But there’s surely at least one other potential reading, and it strikes me now as the more likely. Maybe Robert Plant, in identifying forests, rather than laughter, as a long-lost, unremembered entity, was attempting to call our attention to the deterioration of global environmental conditions. Admittedly, it would have been a somewhat meager wake-up call: a single, ambiguous, uncontextualized line in a pop song does not an environmentalist make. But, even if it was not necessarily making daily headlines in the mid-1970s (or whenever that concert took place), deforestation was a known fact back then. First-wave environmentalists like Rachel Carson and John Muir, both dead by then, had raised that call quite loudly; more contemporaneously, the outspoken John Brower was indeed a figure whose name appeared in print quite often by the early 1970s. (Brower is the subject of John McPhee’s terrific 1971 book Encounters with the Archdruid, among other mainstream publications.) Though it was not the coherent movement/phenomenon that it is today, environmentalism was surely a “known thing,” and perhaps Robert Plant, in making that lyrical change, meant to align himself with it. It certainly seems plausible.

If indeed I can be said to have one, my point about this extremely mild ambiguity is just that: historical context can and often does play an important role in how we read texts. As I’ve noted, 20+ years ago, my particular frame of reference (rock ‘n’ roll, classic-rock radio, rock history in general [hell, I’d read Hammer of the Gods by that point in my life]) encouraged me to opt for the “druggie” reading; today, having witnessed the American environmentalist movement, and its attendant generalized environmental awareness, rise to prominence over the last two decades or so, I’m far more inclined to opt for the environmentalist reading of Plant’s reference to ill-remembered forests.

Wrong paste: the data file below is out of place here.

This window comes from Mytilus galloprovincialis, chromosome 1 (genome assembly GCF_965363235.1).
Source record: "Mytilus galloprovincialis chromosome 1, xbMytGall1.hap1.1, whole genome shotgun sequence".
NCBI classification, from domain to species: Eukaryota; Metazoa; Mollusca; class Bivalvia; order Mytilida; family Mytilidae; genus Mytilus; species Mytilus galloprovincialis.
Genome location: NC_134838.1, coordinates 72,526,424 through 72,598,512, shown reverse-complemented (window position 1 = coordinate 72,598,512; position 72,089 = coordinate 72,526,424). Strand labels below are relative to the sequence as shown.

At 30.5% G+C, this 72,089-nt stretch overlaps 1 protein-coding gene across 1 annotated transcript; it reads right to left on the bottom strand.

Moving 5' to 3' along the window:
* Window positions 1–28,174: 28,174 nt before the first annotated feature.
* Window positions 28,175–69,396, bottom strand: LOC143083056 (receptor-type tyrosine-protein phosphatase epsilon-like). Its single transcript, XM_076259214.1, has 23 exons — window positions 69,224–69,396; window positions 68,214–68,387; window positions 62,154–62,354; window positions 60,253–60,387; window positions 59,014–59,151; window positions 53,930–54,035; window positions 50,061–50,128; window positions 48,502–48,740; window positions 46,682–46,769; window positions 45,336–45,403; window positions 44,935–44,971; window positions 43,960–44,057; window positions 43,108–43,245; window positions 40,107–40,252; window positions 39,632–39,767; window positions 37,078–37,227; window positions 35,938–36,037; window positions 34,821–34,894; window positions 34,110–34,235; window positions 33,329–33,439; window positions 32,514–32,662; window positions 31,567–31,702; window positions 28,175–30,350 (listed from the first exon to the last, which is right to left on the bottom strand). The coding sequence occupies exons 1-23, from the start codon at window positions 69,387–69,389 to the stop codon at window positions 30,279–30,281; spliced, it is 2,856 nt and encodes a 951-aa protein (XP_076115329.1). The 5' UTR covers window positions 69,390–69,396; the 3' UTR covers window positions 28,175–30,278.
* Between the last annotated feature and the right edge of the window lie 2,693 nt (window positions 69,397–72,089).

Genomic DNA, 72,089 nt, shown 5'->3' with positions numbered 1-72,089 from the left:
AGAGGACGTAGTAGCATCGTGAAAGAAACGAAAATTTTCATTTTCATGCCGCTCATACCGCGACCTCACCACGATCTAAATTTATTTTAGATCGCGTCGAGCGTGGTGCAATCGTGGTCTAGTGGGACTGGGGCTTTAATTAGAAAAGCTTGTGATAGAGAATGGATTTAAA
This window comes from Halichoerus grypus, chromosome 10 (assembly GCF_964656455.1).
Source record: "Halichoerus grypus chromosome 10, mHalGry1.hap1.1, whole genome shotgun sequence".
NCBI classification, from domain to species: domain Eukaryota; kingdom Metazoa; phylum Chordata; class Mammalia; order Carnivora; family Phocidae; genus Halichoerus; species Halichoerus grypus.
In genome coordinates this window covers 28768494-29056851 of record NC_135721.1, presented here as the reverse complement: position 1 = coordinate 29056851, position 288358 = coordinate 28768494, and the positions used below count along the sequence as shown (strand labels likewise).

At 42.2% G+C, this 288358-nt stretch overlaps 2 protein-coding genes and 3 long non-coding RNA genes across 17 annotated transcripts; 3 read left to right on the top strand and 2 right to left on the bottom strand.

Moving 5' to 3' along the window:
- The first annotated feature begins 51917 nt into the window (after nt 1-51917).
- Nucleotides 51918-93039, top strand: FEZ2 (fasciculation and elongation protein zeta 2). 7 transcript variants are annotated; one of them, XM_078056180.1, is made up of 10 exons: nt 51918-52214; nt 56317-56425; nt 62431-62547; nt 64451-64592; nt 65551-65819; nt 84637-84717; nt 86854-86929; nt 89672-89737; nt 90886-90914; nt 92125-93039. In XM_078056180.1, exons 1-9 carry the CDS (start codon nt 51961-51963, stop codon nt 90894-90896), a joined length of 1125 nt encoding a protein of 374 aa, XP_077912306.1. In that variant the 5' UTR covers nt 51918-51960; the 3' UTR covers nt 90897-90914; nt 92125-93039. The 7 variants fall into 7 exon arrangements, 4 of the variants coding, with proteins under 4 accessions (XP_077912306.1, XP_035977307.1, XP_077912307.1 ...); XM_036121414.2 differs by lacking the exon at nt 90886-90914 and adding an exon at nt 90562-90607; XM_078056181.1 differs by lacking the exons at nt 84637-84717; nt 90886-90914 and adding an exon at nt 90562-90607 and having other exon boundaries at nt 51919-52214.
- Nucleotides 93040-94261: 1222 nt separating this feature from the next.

It is, I would submit, an entirely natural and reasonable thing to read or interpret texts by reference to the historical context that is most prominent or dominant in one’s mind or experience at the time of encountering the text. When we are aware of, or alerted to, a specific phenomenon on a regular basis, that phenomenon assumes a greater importance to us, and may be seen to serve as a kind of lens through which we understand other phenomena. A current example may be the way in which everyone talks about the “carb” content of food these days – a fairly new development in nutrition, and one which I think we can safely attribute to all of the attention that such programs as the Atkins Diet have received over the last decade or so. I don’t ever recall even the staunchest dieter talking about carbs as recent as fifteen years ago. When a text is ambiguous – even mildly so, as in the case with the live version of “Stairway to Heaven” – we are all the more likely to understand it through the lens of the context or frame of reference which is, at the time that we encounter the text, more pertinent and prominent in our minds.

I have no idea, by the way, why this particular song and its attendant small ambiguity entered my brain recently. I haven’t heard “Stairway” (as we used to call it) in years, and I don’t do a lot of thinking about Led Zeppelin or forests. But it does strike me as a good example of how different historical contexts can suggest new meanings for a text.

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Posted on January 7, 2012, in Ambiguities, Music and tagged , , , , , , , , , , . Bookmark the permalink. 2 Comments.

  1. Plant made the “forests” for “laughter” substitution several times on the 1977 tour; Seattle, Oakland, and Houston, maybe at other shows as well. I figured he had probably seen “Silent Running,” and it had made an impression on him.

  2. Great post! I look forward to your next ambiguity-related musing.
    Context is one of my favorite aspects of language, as is grammer.

    My wife was venting about something and afterwards she apologized. I told her it wasn’t necessary. The phrase I used was:

    “Eh, no problem. I don’t mind listening to you bitch”

    I then remarked how a comma would drastically alter the sentence:

    “Eh, no problem. I don’t mind listening to you, bitch”

    Good times, good times.